A lot of people seem to think that most CEOs are actively evil and that this explanation can be used to explain many of the problems in our economy. A recent example of this fallacy comes from a ritholtz.com post looking into the way appraisers that didn't inflate the value of houses were seemingly systematically blacklisted.
"The appraisers’ petition was done over the course of seven years. Even if we assumed, contrary to fact, that the CEO did not originate the plan to inflate the appraisals the CEOs knew that they were making enormous numbers of fraudulent “liar’s” loans with fraudulent appraisals. It is easy for a CEO to stop pervasive fraudulent lending and appraisals. Where appraisal fraud was common it was done with the CEO’s support."
1. This looks like an effective way to do cardio.
My friend Ben posed an interesting question - what will be the Pet's.com investments of this era? He made the point that it isn't obvious to everyone at the time that these companies are ignoring economic realities - many people were convinced to invest in the company and many others decided to work for it before it was exposed as hopeless.
- Today's era "bubble" investing is occurring largely away from the public markets. For better or worse, normal investors aren't getting involved in tech start ups until much later in the game. This means there are less high profile cases where individuals lose money, which is why people were so surprised by Facebook's public market performance.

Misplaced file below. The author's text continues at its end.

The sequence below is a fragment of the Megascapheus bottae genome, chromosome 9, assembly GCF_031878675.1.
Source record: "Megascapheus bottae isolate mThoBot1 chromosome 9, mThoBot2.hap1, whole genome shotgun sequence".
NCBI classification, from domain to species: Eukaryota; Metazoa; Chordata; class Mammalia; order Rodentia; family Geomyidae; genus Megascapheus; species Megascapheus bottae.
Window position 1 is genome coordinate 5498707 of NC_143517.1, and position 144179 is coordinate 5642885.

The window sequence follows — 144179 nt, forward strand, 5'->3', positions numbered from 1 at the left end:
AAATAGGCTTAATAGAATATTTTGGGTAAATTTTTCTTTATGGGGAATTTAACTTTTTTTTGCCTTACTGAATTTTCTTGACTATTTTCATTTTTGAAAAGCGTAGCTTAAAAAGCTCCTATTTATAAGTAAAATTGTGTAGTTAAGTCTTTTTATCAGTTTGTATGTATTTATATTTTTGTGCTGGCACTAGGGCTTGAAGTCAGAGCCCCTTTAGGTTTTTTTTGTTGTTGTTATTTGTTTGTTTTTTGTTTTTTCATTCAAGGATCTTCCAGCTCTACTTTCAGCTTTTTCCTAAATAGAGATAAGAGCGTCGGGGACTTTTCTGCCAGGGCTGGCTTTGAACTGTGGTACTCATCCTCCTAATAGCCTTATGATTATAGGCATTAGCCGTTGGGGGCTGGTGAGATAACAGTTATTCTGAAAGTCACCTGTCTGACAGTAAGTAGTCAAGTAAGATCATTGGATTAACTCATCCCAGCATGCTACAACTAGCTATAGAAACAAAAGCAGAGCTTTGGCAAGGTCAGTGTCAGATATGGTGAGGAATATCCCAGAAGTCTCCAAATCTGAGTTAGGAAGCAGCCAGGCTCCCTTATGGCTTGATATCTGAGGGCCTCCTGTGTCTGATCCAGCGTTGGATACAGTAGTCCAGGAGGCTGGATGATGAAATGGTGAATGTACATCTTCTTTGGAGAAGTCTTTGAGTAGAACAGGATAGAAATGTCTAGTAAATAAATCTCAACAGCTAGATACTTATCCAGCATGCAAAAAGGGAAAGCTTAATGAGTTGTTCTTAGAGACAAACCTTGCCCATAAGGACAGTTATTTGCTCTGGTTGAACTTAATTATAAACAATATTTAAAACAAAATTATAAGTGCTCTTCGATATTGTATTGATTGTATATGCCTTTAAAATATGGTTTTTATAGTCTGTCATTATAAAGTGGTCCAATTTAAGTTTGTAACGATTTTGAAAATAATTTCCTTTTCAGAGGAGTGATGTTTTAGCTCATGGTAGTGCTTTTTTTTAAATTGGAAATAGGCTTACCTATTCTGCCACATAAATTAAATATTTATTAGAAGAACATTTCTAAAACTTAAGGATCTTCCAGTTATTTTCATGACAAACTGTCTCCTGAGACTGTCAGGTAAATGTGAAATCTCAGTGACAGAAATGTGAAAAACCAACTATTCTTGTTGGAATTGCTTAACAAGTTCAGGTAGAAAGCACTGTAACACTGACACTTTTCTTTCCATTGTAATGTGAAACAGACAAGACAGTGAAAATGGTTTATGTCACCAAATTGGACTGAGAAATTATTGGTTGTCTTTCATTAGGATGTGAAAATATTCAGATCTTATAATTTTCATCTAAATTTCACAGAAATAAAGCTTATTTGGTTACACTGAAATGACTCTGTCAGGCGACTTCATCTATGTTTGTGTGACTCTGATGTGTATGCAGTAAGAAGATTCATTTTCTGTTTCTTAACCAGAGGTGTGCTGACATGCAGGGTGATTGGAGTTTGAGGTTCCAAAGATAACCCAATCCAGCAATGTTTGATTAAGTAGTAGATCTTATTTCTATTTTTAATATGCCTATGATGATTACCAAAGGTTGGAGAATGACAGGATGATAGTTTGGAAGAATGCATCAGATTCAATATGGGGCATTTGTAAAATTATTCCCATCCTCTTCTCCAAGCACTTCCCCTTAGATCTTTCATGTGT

- VCs are relatively secretive about their return on individual investments, especially failed investments. Many failed companies turn in acqui-hires for undisclosed amounts. When these companies shut down or change directions without an exit their profiles are either scrubbed of investors or are never completed in the first place to avoid damaging the reputation of their investors (Which is silly since all VCs invest in companies that do badly). This means there are less high profile failures.
- The old economy still has lots of inefficiencies, so there is still lots of room for smart programmers to team up up with people who know industries to fix inefficiencies. This trend can be summarize by anything from smart enterprise where new start ups are going to replace old inefficient software to software eating the world. Either way, it means that there will be many more success stories for every failure. And with all of the successful companies it seems silly to focus on the failures. No one is making fun of Bebo these days, unless it is to point out the elitism and hypocrisy of the founders' new clubhouse.